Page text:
April Second; A Lesson in There Somewhere

Neighbors.

Life really changes as time passes, in so many ways. When my brothers and I were kids growing up on this road there were four families here. Us, my grandparents, an older couple with a bull dog and a family we were friends with. Now, there are eight houses and the four apartments. The dirt road has gone from quiet to a type country speedway. Instead of crickets, you hear some type of supposed music being played loudly.

Yesterday apparently one of the neighbors bought a new stereo system or speakers or something and figured out the entire county needed to hear how amazing it was. No, we don’t actually. I was trying to listen to some weird something on television, unsolved mysteries of some sort but the mystery quickly became how to hear the television. Oh, and the external speaker, was two feet away behind my computer monitor. I even in frustration went out onto my front porch at one point to see who was showing off, but the dark was not my friend at that moment.

I could call the police. I could contact the realtor who owns the rentals. I seriously do not want to do either. I don’t wish to be –that– neighbor. But this makes not doing it difficult. The thing is, I feel as if I am being taught a lesson here. I simply have to figure out what that lesson may be.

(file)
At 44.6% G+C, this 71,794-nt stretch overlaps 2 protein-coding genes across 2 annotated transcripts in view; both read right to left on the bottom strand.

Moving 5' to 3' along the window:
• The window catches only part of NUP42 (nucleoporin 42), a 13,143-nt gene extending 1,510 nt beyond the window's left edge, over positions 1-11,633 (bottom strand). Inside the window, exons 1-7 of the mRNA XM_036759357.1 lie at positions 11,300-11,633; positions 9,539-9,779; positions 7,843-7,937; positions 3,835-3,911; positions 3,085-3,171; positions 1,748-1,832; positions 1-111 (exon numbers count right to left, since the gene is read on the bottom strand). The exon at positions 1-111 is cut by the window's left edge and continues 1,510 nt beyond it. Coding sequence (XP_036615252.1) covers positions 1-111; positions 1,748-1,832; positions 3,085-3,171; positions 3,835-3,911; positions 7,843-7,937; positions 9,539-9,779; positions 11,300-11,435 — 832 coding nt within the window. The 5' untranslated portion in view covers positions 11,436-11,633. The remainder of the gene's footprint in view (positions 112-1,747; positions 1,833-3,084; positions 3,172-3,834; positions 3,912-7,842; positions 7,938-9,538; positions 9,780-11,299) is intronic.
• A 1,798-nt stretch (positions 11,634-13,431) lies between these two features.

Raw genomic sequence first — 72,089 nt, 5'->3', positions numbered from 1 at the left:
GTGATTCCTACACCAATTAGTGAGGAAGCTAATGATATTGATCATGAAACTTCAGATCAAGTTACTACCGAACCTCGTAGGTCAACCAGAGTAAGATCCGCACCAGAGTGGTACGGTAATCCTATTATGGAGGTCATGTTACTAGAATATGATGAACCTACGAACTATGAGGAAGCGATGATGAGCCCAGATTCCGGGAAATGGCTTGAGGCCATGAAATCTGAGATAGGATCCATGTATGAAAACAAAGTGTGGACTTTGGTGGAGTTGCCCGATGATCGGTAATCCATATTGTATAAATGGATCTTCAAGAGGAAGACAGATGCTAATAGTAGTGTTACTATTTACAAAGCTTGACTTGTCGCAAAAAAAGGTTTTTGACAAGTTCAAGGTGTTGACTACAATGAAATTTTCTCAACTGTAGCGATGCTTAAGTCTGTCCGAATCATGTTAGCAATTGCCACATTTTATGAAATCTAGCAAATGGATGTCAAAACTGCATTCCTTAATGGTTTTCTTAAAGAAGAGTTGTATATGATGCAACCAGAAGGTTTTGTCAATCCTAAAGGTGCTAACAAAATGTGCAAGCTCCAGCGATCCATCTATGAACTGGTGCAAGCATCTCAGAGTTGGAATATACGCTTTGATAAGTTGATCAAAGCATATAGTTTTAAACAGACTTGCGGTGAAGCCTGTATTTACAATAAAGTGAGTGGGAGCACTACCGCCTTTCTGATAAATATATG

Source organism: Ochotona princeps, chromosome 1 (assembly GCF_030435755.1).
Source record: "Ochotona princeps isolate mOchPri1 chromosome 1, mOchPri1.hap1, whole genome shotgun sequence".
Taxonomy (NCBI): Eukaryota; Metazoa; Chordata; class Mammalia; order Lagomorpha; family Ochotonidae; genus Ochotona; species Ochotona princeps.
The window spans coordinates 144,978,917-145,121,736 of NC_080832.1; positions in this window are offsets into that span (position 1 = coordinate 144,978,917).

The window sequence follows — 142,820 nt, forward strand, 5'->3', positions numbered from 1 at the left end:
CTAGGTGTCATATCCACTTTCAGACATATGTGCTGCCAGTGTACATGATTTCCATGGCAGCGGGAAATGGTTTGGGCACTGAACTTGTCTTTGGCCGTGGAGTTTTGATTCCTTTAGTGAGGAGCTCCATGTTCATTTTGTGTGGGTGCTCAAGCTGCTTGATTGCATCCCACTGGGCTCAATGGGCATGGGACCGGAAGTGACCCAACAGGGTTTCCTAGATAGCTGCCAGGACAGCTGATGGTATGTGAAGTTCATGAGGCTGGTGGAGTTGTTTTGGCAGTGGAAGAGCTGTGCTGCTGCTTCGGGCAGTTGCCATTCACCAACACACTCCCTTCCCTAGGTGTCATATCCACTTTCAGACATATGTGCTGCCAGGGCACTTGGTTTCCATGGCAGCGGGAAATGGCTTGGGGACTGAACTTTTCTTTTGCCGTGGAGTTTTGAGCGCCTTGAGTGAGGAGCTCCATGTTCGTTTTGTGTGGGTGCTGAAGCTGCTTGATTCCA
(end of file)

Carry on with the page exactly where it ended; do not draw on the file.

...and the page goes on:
I lost my job and ended up taking early retirement so I could be here for my parents. That is a blessing and I am grateful. Frustrated and annoyed at times, but still very grateful to be blessed in this way.

Losing my job means there is no real extra money. I could take a part time job, but then there would be no one here for my parents. I feel that the lesson here is learning how little –extra–stuff I actually need. Consciously I understand. I know that as long as bills are paid, gas in the car and food in the house, we’re good. I don’t really need a lot of stuff. It clutters up the house and a lot of it goes unused, its simply here. Even as I  know this, I will admit to being envious of those who are able to eat out when ever they wish. I envy those who are able to go on amazing vacations. I envy, then I feel guilty over the envy and jealousy. Because all that, all those things are simply wants, not needs. Extras and not necessities.

There are people who come into my life and then disappear. (Just a note here, if you disappear then want to reappear as if nothing happened, don’t expect me to fully trust you again.) I understand that for that moment, there was a reason for their season. I have to learn to accept that their time is finished, their door closed and I need to move away and move forward.

I’m seeing a lot of the cats less and less now. They show up in the morning to be fed, then mostly disappear for the rest of the day. Another one of those here for a season and time thing. I think maybe its one of those take care of those in need lessons, even if its stray cats.